Personal Finance Reading – May 9

weekly readingHave you ever wondered how some people get out of the store paying only a few dollars for grocery items that regularly cost many times that price. It takes a lot of organization, but it also helps if you know how the system works. Here is an example of how someone who simply clips coupons will get a gallon of ice-cream that normally costs $6 for $5 with the use of a $1 coupon whereas someone that works the system by knowing what is going on will get that same gallon for $0.50 or possibly less. A real eye opener and well worth the read:

How can you find these savings in the future? Take the time to ask yourself why certain items are on sale. Pay attention to trends. Look for a reason that something has been discounted or promoted. Watch for the changes, and you can capture significant savings.

Even with doing this job for several years and knowing most of the tricks of the trade, I sat there going “ahhh, okay, now I get it” as I read through realizing how it works.


Clutter 2 Cash is hosting this week’s Festival of Frugality doing a nice job of categorizing the entries into easy to understand sections. If you’re looking to save a bit more money, check it out.

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3 Responses to Personal Finance Reading – May 9

  1. MoneyDummy says:

    It’s true! As a couponer, I’ve realized that you start to recognize certain “signs” that items are going to be free or almost free in the near future. High value coupons means that there will also be sales (case in point: I bet that Jalapeno flavored PopSecret will go on sale for a buck within the next month of two. Combine that with the dollar coupon in this Sunday’s paper, and you’ve got a freebie.) And last summer when Coke Zero didn’t go over so well, I got about a hundred free bottles by combining coupons with the increasingly lower sale prices. The new Quaker Crunchy Granola bars were available for .25 ea right after they came out. I LOVE it when new products are introduced! And then there were the free pints of Breyer, like the article mentioned . . .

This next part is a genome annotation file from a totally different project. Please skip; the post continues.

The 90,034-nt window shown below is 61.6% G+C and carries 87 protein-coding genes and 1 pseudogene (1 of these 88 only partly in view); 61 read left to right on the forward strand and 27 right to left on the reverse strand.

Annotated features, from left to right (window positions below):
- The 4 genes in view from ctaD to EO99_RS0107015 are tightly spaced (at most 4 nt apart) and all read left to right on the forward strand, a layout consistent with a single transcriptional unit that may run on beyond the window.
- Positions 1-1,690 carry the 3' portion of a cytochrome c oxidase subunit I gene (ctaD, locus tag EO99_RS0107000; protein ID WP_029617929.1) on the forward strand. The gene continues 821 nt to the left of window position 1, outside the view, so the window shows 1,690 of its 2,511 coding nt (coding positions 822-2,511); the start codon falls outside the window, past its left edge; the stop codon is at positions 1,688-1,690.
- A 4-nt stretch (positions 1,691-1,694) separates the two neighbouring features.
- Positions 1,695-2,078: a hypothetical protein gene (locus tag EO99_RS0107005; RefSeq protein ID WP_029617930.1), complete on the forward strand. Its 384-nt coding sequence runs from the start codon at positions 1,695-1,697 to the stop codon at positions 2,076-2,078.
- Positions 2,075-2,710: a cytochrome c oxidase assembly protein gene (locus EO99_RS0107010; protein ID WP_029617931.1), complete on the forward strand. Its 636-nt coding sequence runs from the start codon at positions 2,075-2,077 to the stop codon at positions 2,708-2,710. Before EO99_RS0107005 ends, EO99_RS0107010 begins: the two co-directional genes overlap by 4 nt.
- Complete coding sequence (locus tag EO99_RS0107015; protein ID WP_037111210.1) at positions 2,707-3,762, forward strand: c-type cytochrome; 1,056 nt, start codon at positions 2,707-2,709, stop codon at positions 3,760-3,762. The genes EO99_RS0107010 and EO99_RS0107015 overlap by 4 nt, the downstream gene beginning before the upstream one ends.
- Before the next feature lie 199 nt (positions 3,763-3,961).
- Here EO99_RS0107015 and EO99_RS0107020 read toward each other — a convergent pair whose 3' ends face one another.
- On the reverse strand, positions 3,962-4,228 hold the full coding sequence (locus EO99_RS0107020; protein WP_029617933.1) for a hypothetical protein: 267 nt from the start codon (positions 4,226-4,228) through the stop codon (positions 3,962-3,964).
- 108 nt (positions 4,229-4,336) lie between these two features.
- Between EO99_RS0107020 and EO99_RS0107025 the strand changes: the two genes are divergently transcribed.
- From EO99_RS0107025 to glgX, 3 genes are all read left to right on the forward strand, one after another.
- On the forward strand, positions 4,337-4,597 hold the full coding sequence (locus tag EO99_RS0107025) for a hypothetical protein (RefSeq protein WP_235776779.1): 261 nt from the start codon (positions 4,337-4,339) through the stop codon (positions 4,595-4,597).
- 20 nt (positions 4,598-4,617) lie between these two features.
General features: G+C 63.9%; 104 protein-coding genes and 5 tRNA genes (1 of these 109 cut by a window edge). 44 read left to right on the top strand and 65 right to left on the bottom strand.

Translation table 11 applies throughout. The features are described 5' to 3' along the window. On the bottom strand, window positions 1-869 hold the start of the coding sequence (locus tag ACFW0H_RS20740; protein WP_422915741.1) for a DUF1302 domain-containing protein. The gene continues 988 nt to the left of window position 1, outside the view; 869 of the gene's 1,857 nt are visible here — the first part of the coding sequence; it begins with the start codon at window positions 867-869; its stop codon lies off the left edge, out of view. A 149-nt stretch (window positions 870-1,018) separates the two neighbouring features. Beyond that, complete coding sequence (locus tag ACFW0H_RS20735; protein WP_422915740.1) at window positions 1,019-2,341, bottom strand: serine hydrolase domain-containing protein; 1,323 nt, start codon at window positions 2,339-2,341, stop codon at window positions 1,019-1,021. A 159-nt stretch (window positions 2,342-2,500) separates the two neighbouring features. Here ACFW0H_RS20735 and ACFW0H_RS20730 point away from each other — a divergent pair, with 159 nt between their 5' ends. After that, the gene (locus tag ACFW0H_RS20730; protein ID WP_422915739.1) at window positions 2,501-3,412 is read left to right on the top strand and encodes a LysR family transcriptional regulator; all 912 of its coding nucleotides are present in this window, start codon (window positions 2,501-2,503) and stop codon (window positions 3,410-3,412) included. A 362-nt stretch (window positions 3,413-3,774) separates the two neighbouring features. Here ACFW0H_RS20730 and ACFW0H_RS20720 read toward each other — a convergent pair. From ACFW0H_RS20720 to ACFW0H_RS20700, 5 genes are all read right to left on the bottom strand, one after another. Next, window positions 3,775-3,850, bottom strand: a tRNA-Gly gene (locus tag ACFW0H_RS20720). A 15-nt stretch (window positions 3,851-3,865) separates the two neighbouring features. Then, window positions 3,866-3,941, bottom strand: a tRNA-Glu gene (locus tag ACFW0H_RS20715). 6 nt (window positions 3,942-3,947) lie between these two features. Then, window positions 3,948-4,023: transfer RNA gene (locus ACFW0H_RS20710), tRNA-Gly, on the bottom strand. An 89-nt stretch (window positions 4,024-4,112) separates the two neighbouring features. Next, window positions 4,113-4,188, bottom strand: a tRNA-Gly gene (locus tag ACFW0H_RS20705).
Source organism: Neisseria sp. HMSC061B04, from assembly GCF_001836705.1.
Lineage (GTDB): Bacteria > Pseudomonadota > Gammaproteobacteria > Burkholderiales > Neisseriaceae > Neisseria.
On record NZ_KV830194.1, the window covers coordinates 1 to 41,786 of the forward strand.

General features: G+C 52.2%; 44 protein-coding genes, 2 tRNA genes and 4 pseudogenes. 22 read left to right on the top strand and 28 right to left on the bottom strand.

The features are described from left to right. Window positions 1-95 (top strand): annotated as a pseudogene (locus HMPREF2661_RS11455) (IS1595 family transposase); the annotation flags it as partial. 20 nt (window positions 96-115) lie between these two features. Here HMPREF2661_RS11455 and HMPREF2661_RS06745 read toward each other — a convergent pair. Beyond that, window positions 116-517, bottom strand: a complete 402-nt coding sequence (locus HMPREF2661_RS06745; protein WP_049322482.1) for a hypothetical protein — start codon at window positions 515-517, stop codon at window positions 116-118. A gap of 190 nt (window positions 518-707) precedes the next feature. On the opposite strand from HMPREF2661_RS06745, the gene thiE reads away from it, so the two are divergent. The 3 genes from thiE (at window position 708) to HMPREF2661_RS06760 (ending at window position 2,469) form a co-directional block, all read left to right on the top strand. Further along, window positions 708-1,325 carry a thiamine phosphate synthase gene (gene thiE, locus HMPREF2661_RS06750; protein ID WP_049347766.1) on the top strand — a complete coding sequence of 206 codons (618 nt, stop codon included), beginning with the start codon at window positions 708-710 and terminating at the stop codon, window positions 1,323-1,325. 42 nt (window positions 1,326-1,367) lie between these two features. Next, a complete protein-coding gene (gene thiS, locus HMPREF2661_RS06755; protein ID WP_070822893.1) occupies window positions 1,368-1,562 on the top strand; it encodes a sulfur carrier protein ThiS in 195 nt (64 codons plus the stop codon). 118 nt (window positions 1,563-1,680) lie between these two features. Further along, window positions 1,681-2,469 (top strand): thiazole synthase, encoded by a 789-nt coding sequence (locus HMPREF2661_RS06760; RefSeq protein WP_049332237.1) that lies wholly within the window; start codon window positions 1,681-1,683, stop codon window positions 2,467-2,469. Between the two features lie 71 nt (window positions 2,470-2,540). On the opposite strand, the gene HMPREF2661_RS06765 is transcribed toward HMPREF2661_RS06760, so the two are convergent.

And it’s true! You start to know the seasons during which things will go on sale too. November, for instance, is chili season. I stocked up on Stagg and Bush. *Sigh* That was a great month.

  2. Frugal Momma says:

    Keeping a price book is so important. That is my number 1 tip in grocery shopping. I don’t use coupons too much but watch prices and check out the dented can. damaged box section because I get things there for dirt cheap.

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